historical detour. According to Hammill (1993; see also Wiederholt, 1974) the roots of the

    present conceptual core of dyslexia are situated at the beginning of the nineteenth century.

    At that time observations were made that adults who had sustained head injuries, had lost

    the capacity to express themselves through speech, while preserving their intellectual

    abilities (a condition known as aphasia). In 1892 Dejerine reported a case of acquired

    dyslexia in an adult with an affection of the left gyrus angularis, while retaining his

    language abilities. When reading problems can be the result of brain injuries, then

    developmental reading difficulties without intellectual impairment, could be the outcome

    of minor congenital brain defects: this was the hypothesis expressed by Hinshelwood

    (1917). This line of reasoning gave birth to the idea of a discrepancy between intact

    intellectual functioning and specific academic disabilities. It is important to note that

    according to this historical tradition, exclusionary IQ criteria were imposed primarily as a

    means of ruling out confounding variables in order to enable researchers to discover more

    specific causal antecedents (Taylor, 1984; Taylor & Schatschneider, 1992).

    The role of intelligence in the assessment of specific reading disabilities (and

    learning disabilities in general) increased tremendously by the introduction of the concept

    of underachievement (Burt, 1950). Advocates of this concept argued that purely

    interindividual norm-referenced comparisons should be supplemented or even replaced by

    an ipsative measurement model which defines the disorder largely by the individuality of

    the student (Reynolds, 1992; Rutter & Yule, 1973; Thorndike, 1963). In this model the

    childs score on the achievement measure is compared with the score of the same child on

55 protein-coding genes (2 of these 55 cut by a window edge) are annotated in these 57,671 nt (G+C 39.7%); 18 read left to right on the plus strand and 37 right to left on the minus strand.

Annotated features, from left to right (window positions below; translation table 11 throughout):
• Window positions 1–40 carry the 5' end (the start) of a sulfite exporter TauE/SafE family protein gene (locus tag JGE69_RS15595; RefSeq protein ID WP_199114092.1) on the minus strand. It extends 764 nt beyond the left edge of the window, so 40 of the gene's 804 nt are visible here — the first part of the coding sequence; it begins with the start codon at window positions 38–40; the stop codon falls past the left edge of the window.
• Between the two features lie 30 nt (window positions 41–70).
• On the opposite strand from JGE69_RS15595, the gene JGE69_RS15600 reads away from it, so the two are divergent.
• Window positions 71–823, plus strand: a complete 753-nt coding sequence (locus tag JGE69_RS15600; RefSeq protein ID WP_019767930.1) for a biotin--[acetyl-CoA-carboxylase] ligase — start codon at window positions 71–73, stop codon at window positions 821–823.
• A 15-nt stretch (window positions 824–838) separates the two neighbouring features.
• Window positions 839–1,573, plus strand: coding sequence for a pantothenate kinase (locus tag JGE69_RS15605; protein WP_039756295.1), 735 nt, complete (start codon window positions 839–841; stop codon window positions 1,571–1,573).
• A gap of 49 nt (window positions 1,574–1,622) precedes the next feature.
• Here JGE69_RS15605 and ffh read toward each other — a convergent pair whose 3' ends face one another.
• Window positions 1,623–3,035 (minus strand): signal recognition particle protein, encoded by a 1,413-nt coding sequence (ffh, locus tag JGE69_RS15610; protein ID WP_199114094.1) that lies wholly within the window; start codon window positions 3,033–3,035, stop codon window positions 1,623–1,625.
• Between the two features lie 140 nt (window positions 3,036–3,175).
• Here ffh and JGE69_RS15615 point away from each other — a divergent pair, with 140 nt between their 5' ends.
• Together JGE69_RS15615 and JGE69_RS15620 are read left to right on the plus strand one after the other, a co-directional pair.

an aptitude measure reflecting the childs potential for learning. In practice, the concept of

    underachievement has been translated into a discrepancy score between measured reading

  • Intelligence and Dyslexia

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    ability and general intelligence measured by an IQ-test (Frankenberger & Harper, 1987;

    Reynolds, 1992). An important implication of this new conceptualization is that poor

    readers with below average IQs are often excluded from the dyslexic population (when

    not discrepant), whereas average readers with high IQs can be labeled as dyslexic when

    satisfying the discrepancy criterion. Despite the critiques leveled against the

    operationalization of the discrepancy concept, most recent definitions are still based on

    some form of this concept. For that reason, it is useful to explicate the implicit

    assumptions underlying the discrepancy notion.

    The crucial premise of the underachievement conceptualization is the idea that

    intellectual capacity normally determines reading achievement. Only in a minority of

    children some specific disturbing factors are responsible for a reading level far below the

    level one would have expected considering the normal intellectual disposition (cf. Aaron,

    1997; Stanovich, 1996). Notably, the assumption of a causal relationship between

    intelligence and reading performance surpasses largely the assumption that only very low

    IQ's impede reading development (cf. the exclusionary criteria).

    The regression-based discrepancy formula

    In a little but influential book Thorndike (1963) criticized the simple standard

    score discrepancy formula, that is IQ AS (Achievement Score), for its failure to

    recognize the regression effect (see also Cone & Wilson, 1981; McLeod, 1979; Reynolds,

    1985, 1992). Generally, regression toward the mean occurs whenever two standardized

    variables are not perfectly correlated. In the case of a positive but imperfect correlation,

    subjects who are high on one of the variables will also tend to be high on the other

    variable, but relatively less so, thus they regress toward the mean. Similarly, subjects

    who are low on one of the variables will also tend to be low on the other variable, but

    relatively less so (e.g. Pedhazur-Schmelkin, 1991; Rogosa & Willet, 1985). Because of the

    imperfect correlation between IQ and reading scores, children with above average IQs

    tend to have reading score